This is generally the way of mythology. Something that we don’t necessarily understand will become mystified, then personified, then manipulated. The same is true of creatures of folklore that are still used even today. Problems such as disease, fear of death, and the bizarre nature of corpses left a distinct impression on us that soon required a personification. Even sleep paralysis, a scary but somewhat natural event, required something to be responsible for it, resulting in the introduction of the incubus.
But as time went on, the incubus and the succubus needed to be something more intriguing to people, much as the Egyptian gods needed to seem human. They needed to do more than simply sit on your chest as invisible invaders. Thought up in a culture of shame and repression, they could be blamed for all of your sinful thoughts and dreams. Oh sure, something has invaded your bed, invaded your dreams, and even invaded your lusty thoughts. And, since it would be strange to lust after an evil little imp, it had to have been an attractive demon. If something’s got to pin you in your bed, it may as well look like this.
For most mythological creatures that’s the natural progression. First the deification, then the personification, and eventually the objectification. It’s not so much that humans are trying to be perverted, but as we become more familiar with things we become less concerned and more “interested”. These creatures, at one point, represented something truly horrifying to us. But time and some rationality eventually taught us that they never really posed a real threat to us. After all, if the zombie apocalypse was going to happen, it probably would have happened by now. It’s impossible for these things not to change over time as we realize they can’t possibly be as dangerous as we once believed.
The vampire, in particular, started in days when humans would be exposed to corpses and realize that they were bizarre looking to say the least. The hair and nails would appear to have continued growing, as if the body were still alive, and given diseases like the plague seemed to take people in the night – people made connections. Throughout history the strange appearance of the deceased and the dangers of the night crossed into this beautiful little coincidence that scared the shit out of people. Ancient cultures around the world had some variation of this concept, though in no way as severe as Europe in the middle ages.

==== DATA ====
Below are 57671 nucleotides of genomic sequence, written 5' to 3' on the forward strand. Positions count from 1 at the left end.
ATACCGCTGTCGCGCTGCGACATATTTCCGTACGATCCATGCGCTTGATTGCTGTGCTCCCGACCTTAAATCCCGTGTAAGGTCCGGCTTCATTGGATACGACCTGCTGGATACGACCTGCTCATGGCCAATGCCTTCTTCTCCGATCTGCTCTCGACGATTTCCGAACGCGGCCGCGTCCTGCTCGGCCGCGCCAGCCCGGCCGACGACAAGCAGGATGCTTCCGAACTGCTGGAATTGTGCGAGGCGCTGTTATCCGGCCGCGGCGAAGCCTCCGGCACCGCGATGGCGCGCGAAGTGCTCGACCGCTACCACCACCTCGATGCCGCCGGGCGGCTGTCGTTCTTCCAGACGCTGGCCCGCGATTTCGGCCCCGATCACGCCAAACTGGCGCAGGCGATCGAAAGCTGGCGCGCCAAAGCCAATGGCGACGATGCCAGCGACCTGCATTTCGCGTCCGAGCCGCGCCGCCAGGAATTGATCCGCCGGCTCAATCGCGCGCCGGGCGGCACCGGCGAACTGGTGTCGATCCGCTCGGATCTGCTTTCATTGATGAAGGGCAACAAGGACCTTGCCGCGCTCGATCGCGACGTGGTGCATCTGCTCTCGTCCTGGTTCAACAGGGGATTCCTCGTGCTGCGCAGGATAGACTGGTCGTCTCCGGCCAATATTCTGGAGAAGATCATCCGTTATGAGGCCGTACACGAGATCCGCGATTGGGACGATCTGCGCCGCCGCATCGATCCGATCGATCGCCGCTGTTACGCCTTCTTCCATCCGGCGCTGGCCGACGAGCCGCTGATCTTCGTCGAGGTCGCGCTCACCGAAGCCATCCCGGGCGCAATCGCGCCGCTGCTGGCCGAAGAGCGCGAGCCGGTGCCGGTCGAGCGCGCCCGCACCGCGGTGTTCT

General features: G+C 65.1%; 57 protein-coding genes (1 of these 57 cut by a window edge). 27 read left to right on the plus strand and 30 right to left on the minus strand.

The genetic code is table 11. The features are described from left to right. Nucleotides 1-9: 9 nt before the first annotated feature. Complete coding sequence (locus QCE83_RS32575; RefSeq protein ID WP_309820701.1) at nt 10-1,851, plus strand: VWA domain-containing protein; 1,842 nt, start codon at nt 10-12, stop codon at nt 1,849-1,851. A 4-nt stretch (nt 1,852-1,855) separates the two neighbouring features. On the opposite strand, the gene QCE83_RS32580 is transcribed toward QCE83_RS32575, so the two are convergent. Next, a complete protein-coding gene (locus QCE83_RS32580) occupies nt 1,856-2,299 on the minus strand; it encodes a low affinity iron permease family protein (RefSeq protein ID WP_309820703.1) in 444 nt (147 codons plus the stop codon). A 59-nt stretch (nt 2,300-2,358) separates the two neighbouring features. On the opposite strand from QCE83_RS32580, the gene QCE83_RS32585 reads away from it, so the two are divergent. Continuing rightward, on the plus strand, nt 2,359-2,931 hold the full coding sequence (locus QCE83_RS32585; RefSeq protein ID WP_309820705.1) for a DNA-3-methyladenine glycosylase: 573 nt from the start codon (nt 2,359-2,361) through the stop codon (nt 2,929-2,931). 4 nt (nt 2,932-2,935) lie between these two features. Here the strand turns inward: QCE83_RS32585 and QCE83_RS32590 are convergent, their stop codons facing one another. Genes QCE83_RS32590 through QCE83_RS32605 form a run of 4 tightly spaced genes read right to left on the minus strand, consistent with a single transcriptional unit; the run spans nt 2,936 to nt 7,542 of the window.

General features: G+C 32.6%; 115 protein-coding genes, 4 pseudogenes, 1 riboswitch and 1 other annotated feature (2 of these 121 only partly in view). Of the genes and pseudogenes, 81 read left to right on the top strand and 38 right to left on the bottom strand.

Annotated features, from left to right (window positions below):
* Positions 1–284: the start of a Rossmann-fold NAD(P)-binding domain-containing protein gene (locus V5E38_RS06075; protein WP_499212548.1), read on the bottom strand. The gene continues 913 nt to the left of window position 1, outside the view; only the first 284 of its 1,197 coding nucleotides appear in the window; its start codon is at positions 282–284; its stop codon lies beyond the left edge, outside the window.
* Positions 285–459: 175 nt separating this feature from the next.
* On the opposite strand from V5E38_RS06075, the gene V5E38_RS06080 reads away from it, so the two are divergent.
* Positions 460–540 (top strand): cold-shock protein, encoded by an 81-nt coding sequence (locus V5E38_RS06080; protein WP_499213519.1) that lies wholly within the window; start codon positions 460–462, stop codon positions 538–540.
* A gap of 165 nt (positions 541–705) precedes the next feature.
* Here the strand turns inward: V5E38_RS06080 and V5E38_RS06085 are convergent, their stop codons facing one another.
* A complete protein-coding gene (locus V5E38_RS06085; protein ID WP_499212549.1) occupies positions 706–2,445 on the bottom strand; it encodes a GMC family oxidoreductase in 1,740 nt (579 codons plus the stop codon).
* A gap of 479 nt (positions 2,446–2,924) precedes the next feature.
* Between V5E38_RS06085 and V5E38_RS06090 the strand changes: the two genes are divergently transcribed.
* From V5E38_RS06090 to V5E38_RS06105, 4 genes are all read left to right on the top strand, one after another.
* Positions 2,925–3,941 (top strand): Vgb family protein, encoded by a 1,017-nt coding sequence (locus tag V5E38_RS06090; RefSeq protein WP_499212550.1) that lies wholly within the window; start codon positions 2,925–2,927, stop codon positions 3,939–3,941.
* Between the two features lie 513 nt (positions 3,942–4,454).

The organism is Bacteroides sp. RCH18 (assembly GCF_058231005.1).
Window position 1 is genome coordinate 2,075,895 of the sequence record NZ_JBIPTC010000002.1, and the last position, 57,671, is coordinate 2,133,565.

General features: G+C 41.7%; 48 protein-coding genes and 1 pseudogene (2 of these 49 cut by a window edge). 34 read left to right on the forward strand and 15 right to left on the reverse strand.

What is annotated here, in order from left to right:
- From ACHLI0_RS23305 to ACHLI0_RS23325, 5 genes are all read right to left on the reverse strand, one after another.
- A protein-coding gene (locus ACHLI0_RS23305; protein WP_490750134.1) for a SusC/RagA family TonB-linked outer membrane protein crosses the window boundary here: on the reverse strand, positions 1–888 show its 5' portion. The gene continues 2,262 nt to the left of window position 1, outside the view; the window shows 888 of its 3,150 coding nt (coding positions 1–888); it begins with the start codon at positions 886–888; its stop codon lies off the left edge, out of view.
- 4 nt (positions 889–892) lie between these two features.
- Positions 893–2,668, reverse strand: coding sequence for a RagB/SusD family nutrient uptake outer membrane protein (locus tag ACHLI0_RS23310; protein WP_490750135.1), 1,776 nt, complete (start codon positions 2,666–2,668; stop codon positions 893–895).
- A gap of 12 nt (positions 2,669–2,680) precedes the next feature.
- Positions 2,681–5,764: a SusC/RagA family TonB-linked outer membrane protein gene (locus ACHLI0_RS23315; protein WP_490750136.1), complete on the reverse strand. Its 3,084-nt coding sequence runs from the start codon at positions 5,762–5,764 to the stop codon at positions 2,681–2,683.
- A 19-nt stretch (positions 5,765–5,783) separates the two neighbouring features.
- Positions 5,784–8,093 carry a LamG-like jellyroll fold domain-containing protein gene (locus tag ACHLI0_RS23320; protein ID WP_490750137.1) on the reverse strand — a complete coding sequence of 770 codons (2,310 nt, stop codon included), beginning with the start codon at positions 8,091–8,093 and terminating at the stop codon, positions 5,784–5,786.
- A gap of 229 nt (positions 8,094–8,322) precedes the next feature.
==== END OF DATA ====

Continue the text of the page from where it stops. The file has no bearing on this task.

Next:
Though various creatures of the night had been part of folklore for centuries, it wasn’t until the 18th century that Europe completely lost their shit about it. All across the continent there was a fear that the undead were coming to kill us all, and many people went so far as to impale bodies as a means of preemptively stopping them from rising. One would think that these were the actions of crazy people, but seen from their perspective it made all the sense in the world. Corpses were always creepy to begin with, but an event centuries prior had made Europeans absolutely horrified of them – The Black Death. In fact, some accounts say that the plague was even introduced to Europe as the Mongols took their plague ridden corpses and launched them over city walls. Because if one thing truly defined Genghis Khan and his people, it was ensuring you knew exactly how they felt about you.
As the city began to be bombarded with corpses and people began to fall ill out of nowhere – how could you not suspect the bodies? The field of medicine wasn’t particularly well developed at the time, but the correlation was hard to miss. And, seeing as germs wouldn’t be proven to exist for another 4 and a half centuries, clearly the bodies had to be doing something at night while no one was looking. This happened in Crimea, to the Eastern most part of Europe, and the general fear of the dead spread pretty fast throughout that region. It lingered there for a time before spreading to the rest of the continent and at that point there was really no going back.